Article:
A pinboard by
Hui Liew

Renal Research Fellow, Monash University


Patients with kidney disease have disorders of their blood vessels. It has recently been discovered that all blood vessels are lined by the endothelial glycocalyx (EG). This mesh-like layer plays important roles in maintaining the health of the circulation and has been shown to be damaged in various conditions. In kidney disease, damage to this layer is linked with disorders of the blood vessels. Therefore we think the EG may be a new marker of blood vessel damage, and EG damage may be linked with disordered blood vessel function. We studied healthy participants (with normal kidney function), people with chronic kidney disease, and people who have had kidney transplants. We compared their EG levels and their markers of blood vessel function. We found that people who have chronic kidney disease have higher levels of EG damage and abnormal blood vessel function compared to healthy participants and to those who have had a kidney transplant. We also found that damage to the EG correlates with markers of abnormal blood vessel function. Therefore, the EG is an important marker of blood vessel damage in kidney disease.


Damage of the endothelial glycocalyx in chronic kidney disease.

Abstract: The endothelial glycocalyx (eGC), a mesh of anionic biopolymers covering the luminal surface of endothelial cells, is considered as an intravascular compartment that protects the vessel wall against pathogenic insults in cardiovascular disease. We hypothesized that chronic kidney disease (CKD) is associated with reduced eGC integrity and subsequent endothelial dysfunction.Shedding of two major components of the eGC, namely syndecan-1 (Syn-1) and hyaluronan (HA), was measured by ELISA in 95 patients with CKD (stages 3-5) and 31 apparently healthy controls. Plasma levels of Syn-1 and HA increased steadily across CKD stages (5- and 5.5-fold, respectively P < 0.001) and were independently associated with impaired renal function after multivariate adjustment. Furthermore, Syn-1 and HA correlated tightly with plasma markers of endothelial dysfunction such as soluble fms-like tyrosine kinase-1 (sFlt-1), soluble vascular adhesion molecule-1 (sVCAM-1), von-Willebrand-Factor (vWF) and angiopoietin-2 (P < 0.001). Experimentally, excessive shedding of the eGC, evidenced by 11-fold increased Syn-1 plasma levels, was also observed in an established rat model of CKD, the 5/6-nephrectomized rats. Consistently, an atomic force microscopy-based approach evidenced a significant decrease in eGC thickness (360 ± 79 vs. 157 ± 29 nm, P = 0.001) and stiffness (0.33 ± 0.02 vs. 0.22 ± 0.01 pN/nm, P < 0.001) of aorta endothelial cell explants isolated from CKD rats.Our findings provide evidence for damage of the atheroprotective eGC as a consequence of CKD and potentially open a new avenue to pathophysiology and treatment of cardiovascular disease in renal patients.

Pub.: 15 Apr '14, Pinned: 26 Aug '17

Association of kidney function with changes in the endothelial surface layer.

Abstract: ESRD is accompanied by endothelial dysfunction. Because the endothelial glycocalyx (endothelial surface layer) governs interactions between flowing blood and the vessel wall, perturbation could influence disease progression. This study used a novel noninvasive sidestream-darkfield imaging method, which measures the accessibility of red blood cells to the endothelial surface layer in the microcirculation (perfused boundary region), to investigate whether renal function is associated with endothelial surface layer dimensions.Perfused boundary region was measured in control participants (n=10), patients with ESRD (n=23), participants with normal kidney function after successful living donor kidney transplantation (n=12), and patients who developed interstitial fibrosis/tubular atrophy after kidney transplantation (n=10). In addition, the endothelial activation marker angiopoietin-2 and shed endothelial surface layer components syndecan-1 and soluble thrombomodulin were measured using ELISA.Compared with healthy controls (1.82 ± 0.16 µm), ESRD patients had a larger perfused boundary region (+0.23; 95% confidence interval, 0.46 to <0.01; P<0.05), which signifies loss of endothelial surface layer dimensions. This large perfused boundary region was accompanied by higher circulating levels of syndecan-1 (+57.71; 95% confidence interval, 17.38 to 98.04; P<0.01) and soluble thrombomodulin (+12.88; 95% confidence interval, 0.29 to 25.46; P<0.001). After successful transplantation, the perfused boundary region was indistinguishable from healthy controls (without elevated levels of soluble thrombomodulin or syndecan-1). In contrast, however, patients who developed interstitial fibrosis and tubular atrophy showed a large perfused boundary region (+0.36; 95% confidence interval, 0.09 to 0.63; P<0.01) and higher levels of endothelial activation markers. In addition, a significant correlation between perfused boundary region, angiopoietin-2, and eGFR was observed (perfused boundary region versus GFR: Spearman's ρ=0.31; P<0.05; perfused boundary region versus angiopoietin-2: Spearman's ρ=-0.33; P<0.05).Reduced renal function is strongly associated with low endothelial surface layer dimensions. After successful kidney transplantation, the endothelial surface layer is indistinguishable from control.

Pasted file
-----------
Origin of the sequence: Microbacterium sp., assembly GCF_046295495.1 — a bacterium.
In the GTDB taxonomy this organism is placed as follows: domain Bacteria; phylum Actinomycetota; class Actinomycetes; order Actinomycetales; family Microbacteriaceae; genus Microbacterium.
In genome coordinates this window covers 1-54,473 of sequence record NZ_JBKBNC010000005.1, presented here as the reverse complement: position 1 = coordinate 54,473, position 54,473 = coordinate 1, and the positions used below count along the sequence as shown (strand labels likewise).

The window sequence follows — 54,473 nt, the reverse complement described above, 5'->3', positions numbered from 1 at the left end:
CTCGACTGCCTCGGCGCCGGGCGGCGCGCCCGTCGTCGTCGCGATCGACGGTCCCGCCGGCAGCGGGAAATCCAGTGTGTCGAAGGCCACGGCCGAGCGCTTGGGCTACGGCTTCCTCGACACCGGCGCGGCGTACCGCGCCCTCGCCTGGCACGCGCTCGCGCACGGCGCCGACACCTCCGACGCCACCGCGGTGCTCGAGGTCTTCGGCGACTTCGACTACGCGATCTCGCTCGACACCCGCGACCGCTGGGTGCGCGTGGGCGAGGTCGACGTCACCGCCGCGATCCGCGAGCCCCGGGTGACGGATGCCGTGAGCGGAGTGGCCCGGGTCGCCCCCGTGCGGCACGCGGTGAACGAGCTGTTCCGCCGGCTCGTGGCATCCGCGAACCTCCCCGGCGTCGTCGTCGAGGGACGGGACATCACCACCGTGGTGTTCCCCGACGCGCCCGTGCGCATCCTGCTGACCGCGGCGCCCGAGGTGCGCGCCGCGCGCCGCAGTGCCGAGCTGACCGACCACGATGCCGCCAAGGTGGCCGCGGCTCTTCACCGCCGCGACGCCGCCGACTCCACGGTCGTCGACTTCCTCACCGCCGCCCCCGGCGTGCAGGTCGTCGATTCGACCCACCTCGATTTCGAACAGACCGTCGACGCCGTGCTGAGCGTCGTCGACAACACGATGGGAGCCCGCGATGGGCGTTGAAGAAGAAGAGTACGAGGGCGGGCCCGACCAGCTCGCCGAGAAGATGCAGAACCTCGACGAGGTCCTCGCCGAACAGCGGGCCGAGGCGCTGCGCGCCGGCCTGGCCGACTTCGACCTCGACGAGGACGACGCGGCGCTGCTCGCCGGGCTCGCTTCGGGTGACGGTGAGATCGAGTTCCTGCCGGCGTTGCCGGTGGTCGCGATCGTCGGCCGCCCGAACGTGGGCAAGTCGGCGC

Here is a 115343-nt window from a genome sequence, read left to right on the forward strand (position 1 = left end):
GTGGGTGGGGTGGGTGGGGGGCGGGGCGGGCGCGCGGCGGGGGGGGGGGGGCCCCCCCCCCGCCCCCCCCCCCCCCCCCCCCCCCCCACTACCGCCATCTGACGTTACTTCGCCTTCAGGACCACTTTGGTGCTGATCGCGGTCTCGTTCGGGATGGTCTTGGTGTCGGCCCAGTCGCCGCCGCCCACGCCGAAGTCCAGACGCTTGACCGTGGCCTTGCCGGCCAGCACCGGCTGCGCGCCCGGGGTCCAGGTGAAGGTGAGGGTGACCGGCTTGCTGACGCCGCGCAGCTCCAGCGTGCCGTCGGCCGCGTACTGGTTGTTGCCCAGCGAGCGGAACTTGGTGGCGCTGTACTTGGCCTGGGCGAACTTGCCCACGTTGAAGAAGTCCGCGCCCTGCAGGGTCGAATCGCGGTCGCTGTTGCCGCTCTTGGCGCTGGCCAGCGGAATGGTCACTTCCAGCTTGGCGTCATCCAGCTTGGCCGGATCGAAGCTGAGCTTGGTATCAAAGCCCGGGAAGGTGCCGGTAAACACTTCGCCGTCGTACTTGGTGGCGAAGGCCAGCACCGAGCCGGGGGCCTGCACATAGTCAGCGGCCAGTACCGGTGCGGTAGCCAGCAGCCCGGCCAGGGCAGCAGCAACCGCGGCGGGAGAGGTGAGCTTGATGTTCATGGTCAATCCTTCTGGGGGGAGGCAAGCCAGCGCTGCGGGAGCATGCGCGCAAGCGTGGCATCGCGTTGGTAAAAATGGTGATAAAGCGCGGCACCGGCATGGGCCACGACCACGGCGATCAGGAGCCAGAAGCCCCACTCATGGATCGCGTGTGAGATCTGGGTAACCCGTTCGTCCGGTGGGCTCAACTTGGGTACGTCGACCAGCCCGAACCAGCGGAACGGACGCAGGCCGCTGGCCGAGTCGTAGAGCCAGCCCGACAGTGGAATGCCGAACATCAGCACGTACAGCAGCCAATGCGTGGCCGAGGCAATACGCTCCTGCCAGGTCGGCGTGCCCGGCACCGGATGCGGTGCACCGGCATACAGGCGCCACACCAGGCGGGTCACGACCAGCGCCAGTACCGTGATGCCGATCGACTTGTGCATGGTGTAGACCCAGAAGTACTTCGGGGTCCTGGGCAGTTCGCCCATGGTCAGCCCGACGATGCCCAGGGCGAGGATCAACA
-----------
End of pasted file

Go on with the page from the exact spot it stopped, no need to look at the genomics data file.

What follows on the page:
Pub.: 25 Jan '14, Pinned: 24 Aug '17